UNITED NATIONS, Jan 16 (Reuters) - The Security Council expressed its intent on Friday to set up a U.N. peacekeeping force in Somalia, holding back from a firm decision the Bush administration had sought but its successor may not endorse.
The plan, which African countries have long been calling for, was supported last month by outgoing U.S. Secretary of State Condoleezza Rice. But U.N. officials and some council members say the situation in Somalia right now is too dangerous.
The proposed next U.S. ambassador to the United Nations, Susan Rice, also voiced strong skepticism on Thursday over the plan and said the Obama administration, which takes office next Tuesday, would closely examine it.
In a resolution adopted unanimously by its 15 members, the council expressed “its intent to establish a U.N. peacekeeping operation in Somalia as a follow-on” to a small existing African Union force, known as AMISOM.
It said, however, that this should be subject to a further decision of the council by June 1. European diplomats said the situation was unsuitable now for a U.N. force and if it remained so by June 1 a decision would again be delayed.
Somalia has been mired in anarchy since a dictatorship was overthrown in 1991. Islamists control most of the south, feuding clan militias hold sway elsewhere, and 3,000 Ethiopian troops backing the weak government pulled out this week.
Diplomats said the resolution only passed because the United States backed away from its initial push for a firm commitment to a U.N. force.
The resolution said AMISOM would eventually be incorporated into any U.N. force. It urged the AU to increase it to the originally planned 8,000 troops and asked Secretary-General Ban Ki-moon to set up a trust fund to provide financial support.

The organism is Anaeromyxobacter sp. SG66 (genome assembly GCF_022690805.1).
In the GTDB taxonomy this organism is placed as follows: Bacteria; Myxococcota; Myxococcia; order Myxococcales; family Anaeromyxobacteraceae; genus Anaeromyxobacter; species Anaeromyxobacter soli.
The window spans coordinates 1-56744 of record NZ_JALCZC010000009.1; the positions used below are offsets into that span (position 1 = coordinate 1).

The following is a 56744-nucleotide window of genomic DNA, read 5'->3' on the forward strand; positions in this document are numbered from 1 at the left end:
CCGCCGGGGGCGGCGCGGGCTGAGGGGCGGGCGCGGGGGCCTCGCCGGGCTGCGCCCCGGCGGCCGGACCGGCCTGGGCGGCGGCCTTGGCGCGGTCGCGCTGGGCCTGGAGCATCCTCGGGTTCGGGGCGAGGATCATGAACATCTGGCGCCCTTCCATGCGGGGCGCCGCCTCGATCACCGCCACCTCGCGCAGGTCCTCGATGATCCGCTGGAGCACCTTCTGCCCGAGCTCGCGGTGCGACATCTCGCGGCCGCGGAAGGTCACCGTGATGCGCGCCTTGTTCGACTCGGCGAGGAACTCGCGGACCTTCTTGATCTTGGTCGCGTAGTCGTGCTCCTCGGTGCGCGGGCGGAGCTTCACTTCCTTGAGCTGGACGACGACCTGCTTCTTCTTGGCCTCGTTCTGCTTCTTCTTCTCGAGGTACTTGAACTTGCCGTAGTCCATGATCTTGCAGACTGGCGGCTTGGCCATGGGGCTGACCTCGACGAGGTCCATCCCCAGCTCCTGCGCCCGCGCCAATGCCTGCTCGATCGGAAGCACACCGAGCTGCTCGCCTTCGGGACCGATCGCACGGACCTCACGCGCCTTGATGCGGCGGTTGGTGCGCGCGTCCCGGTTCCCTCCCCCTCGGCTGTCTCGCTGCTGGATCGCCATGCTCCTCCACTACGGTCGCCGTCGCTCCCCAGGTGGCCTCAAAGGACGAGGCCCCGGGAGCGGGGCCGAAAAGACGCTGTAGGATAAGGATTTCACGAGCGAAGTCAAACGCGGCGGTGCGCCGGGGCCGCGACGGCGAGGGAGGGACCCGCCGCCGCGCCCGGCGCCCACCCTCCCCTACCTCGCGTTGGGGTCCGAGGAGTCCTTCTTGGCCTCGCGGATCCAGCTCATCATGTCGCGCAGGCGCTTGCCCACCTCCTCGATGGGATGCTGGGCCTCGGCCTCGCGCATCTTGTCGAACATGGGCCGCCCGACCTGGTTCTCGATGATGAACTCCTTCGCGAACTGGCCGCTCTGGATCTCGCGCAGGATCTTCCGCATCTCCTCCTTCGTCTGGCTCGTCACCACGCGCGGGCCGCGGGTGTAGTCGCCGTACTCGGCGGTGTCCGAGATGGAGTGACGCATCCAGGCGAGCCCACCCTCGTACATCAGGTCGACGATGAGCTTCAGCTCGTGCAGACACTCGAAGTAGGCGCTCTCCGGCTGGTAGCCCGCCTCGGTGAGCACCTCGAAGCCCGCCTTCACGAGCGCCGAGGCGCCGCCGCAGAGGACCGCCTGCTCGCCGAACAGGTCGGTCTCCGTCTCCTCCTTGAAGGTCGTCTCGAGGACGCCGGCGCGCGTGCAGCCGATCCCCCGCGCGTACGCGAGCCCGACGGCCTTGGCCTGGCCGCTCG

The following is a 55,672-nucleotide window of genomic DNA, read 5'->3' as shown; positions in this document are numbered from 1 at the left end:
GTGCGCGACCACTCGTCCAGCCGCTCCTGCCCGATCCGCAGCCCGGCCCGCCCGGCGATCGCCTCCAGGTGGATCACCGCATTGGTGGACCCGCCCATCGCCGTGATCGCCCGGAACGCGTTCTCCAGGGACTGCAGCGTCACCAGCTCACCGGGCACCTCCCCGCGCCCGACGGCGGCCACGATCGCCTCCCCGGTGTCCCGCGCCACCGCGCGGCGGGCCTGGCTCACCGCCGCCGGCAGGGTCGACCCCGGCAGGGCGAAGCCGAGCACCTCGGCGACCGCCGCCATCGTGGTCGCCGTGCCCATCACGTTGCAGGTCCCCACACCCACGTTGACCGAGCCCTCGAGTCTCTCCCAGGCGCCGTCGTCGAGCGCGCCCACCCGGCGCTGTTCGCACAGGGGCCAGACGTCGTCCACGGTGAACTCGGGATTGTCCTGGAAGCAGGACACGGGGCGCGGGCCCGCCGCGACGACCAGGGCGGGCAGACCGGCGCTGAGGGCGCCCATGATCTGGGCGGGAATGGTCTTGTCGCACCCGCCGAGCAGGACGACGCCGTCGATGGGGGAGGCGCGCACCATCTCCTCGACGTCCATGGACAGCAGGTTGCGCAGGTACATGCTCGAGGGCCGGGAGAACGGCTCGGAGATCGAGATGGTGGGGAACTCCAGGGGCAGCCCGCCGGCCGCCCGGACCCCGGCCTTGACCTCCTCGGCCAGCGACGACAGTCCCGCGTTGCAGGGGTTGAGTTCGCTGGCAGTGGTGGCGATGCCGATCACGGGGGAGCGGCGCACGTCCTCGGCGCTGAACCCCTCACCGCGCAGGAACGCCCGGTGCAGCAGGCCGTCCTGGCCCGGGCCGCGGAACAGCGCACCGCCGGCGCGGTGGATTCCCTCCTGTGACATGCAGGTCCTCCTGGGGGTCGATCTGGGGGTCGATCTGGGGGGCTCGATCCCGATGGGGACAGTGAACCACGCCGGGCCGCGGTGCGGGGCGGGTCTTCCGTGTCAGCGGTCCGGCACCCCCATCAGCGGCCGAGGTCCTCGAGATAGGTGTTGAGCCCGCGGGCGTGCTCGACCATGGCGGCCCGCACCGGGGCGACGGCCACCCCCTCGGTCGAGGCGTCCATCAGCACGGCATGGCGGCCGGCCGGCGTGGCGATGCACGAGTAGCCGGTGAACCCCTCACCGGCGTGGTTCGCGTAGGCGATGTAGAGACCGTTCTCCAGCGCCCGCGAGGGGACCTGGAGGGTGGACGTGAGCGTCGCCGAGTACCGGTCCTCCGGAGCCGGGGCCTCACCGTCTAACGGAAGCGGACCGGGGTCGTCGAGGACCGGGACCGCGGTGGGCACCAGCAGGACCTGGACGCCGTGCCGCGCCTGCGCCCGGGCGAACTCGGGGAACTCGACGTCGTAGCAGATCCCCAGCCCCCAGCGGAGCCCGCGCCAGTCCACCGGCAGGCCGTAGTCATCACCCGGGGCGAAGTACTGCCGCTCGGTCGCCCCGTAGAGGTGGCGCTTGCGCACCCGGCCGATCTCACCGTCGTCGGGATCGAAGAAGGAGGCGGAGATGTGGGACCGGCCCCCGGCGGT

AMISOM currently consists of just 3,200 Ugandans and Burundians, who have been able to do little to stem the rampant factional violence in the Horn of Africa state.
The resolution called on Ban to develop by April 15 a mandate for the proposed U.N. force, whose tasks, it said, should be to assist aid delivery, protect politicians and U.N. staff, monitor cease-fires and build up Somali security forces.
Previous involvement by outside powers in Somalia ended badly. Eighteen U.S. soldiers died and 73 were wounded in the “Battle of Mogadishu” in October 1993. The battle, which inspired the film “Black Hawk Down,” marked the beginning of the end for a U.S.-U.N. peacekeeping force that left in 1995.
U.S. Ambassador Zalmay Khalilzad called the resolution “very positive” but conceded to reporters the ultimate decision on a U.N. force would be up to the incoming administration.
France’s Jean-Maurice Ripert hailed the delay. “To decide to establish a peacekeeping operation now, when the necessary political and security conditions are not there, would have sent the blue helmets to failure and constituted a false hope for the most traumatized population in Africa,” he said.
Somalia’s Ambassador Elmi Ahmed Duale called the resolution “the right step in the right direction for the time being” but warned against indefinite delay. (Editing by Xavier Briand)